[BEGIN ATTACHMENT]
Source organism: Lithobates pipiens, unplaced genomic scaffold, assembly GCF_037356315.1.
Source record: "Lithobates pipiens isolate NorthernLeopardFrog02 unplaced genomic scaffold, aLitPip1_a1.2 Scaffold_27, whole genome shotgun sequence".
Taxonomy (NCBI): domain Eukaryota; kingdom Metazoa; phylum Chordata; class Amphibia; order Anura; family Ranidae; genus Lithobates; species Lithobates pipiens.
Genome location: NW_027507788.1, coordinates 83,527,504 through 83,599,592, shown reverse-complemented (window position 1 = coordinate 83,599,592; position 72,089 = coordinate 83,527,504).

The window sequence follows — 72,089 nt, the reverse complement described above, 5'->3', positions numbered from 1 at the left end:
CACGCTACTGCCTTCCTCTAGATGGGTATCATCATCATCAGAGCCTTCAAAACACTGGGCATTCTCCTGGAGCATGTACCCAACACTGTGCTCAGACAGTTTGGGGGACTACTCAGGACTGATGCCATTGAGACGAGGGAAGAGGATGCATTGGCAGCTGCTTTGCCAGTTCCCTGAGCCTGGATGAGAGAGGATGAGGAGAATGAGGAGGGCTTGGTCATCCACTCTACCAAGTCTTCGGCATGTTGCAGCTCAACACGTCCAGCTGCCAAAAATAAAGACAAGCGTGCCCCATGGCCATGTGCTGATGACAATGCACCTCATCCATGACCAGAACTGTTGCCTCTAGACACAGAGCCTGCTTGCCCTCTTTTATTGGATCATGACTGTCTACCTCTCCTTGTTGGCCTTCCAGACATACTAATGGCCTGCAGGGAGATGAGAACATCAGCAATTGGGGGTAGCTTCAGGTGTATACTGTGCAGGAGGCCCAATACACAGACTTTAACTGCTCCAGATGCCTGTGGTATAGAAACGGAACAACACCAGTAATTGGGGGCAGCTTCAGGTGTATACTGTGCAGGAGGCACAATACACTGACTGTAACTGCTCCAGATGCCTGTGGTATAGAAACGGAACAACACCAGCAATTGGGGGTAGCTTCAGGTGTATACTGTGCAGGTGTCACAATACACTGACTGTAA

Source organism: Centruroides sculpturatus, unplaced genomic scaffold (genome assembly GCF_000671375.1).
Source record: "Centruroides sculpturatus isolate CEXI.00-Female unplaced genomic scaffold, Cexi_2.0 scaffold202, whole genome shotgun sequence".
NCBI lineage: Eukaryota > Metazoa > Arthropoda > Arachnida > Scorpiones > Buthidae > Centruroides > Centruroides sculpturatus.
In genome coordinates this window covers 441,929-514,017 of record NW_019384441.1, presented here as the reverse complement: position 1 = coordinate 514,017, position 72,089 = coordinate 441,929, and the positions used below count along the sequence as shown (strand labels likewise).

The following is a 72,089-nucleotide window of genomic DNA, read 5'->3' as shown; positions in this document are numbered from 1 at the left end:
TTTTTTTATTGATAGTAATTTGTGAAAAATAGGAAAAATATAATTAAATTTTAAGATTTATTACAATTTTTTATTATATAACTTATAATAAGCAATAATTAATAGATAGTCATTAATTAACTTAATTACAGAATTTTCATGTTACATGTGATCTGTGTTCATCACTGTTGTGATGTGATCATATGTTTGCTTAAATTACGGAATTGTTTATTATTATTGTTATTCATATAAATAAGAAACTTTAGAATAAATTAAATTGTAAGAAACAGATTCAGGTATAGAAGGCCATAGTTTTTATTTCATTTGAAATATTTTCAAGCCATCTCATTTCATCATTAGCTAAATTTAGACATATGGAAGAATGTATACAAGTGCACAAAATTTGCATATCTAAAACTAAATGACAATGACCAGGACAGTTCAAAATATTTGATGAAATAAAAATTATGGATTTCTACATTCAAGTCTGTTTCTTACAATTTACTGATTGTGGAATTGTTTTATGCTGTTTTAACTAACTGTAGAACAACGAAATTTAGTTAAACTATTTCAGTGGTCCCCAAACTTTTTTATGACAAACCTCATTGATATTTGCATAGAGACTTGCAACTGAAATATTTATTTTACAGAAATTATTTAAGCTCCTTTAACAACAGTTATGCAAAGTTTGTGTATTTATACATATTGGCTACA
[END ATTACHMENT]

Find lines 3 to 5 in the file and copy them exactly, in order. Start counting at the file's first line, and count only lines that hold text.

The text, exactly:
Taxonomy (NCBI): domain Eukaryota; kingdom Metazoa; phylum Chordata; class Amphibia; order Anura; family Ranidae; genus Lithobates; species Lithobates pipiens.
Genome location: NW_027507788.1, coordinates 83,527,504 through 83,599,592, shown reverse-complemented (window position 1 = coordinate 83,599,592; position 72,089 = coordinate 83,527,504).

The window sequence follows — 72,089 nt, the reverse complement described above, 5'->3', positions numbered from 1 at the left end: